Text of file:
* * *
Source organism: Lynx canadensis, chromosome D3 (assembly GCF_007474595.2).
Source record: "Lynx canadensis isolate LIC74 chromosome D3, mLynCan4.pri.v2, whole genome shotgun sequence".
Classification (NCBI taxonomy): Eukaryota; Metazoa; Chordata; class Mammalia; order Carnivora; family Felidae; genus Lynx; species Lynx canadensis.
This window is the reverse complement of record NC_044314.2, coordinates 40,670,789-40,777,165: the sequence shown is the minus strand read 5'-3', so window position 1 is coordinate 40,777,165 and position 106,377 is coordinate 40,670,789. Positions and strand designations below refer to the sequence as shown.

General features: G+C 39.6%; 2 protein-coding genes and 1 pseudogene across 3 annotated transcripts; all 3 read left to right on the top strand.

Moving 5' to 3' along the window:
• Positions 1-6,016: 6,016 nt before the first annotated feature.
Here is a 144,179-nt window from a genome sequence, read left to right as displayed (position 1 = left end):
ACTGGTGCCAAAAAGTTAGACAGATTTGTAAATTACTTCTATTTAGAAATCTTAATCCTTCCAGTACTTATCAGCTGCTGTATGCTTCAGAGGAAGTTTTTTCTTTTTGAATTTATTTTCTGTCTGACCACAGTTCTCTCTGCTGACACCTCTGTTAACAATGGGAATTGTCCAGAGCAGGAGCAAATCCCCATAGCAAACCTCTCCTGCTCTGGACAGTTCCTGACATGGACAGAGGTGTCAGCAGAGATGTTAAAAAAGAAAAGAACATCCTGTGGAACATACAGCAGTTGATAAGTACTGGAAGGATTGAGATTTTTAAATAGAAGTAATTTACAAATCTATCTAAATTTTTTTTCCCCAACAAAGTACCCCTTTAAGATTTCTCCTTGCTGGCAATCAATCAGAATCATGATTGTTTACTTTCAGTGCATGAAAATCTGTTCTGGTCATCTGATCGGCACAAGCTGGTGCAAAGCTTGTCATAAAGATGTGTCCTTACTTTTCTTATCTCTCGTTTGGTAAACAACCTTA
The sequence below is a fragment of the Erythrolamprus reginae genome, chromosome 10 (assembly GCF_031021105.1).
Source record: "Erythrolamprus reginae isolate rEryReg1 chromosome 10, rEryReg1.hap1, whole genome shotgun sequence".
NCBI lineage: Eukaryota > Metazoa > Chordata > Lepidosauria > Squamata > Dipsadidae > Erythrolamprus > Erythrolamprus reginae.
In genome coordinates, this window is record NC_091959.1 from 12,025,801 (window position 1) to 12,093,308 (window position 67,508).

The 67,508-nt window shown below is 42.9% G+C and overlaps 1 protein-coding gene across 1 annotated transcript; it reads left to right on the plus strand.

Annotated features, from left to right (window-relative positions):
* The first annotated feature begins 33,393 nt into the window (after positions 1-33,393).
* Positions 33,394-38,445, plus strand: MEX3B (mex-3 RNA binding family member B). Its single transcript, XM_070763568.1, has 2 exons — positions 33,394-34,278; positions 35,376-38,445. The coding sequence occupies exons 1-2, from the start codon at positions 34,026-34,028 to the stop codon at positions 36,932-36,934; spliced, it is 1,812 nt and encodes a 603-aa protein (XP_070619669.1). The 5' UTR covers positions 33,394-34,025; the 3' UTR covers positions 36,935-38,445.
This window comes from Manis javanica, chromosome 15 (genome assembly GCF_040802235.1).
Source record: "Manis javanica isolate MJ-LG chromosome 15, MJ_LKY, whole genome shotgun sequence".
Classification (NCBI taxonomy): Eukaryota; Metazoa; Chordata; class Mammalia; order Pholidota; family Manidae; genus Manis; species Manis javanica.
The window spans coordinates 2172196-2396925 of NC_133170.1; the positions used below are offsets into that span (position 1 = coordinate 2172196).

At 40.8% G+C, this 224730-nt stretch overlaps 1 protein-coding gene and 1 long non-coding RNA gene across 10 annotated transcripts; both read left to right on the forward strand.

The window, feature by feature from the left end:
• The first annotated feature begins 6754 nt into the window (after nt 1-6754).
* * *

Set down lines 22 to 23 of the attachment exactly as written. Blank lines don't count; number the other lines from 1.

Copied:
At 40.8% G+C, this 224730-nt stretch overlaps 1 protein-coding gene and 1 long non-coding RNA gene across 10 annotated transcripts; both read left to right on the forward strand.

The window, feature by feature from the left end: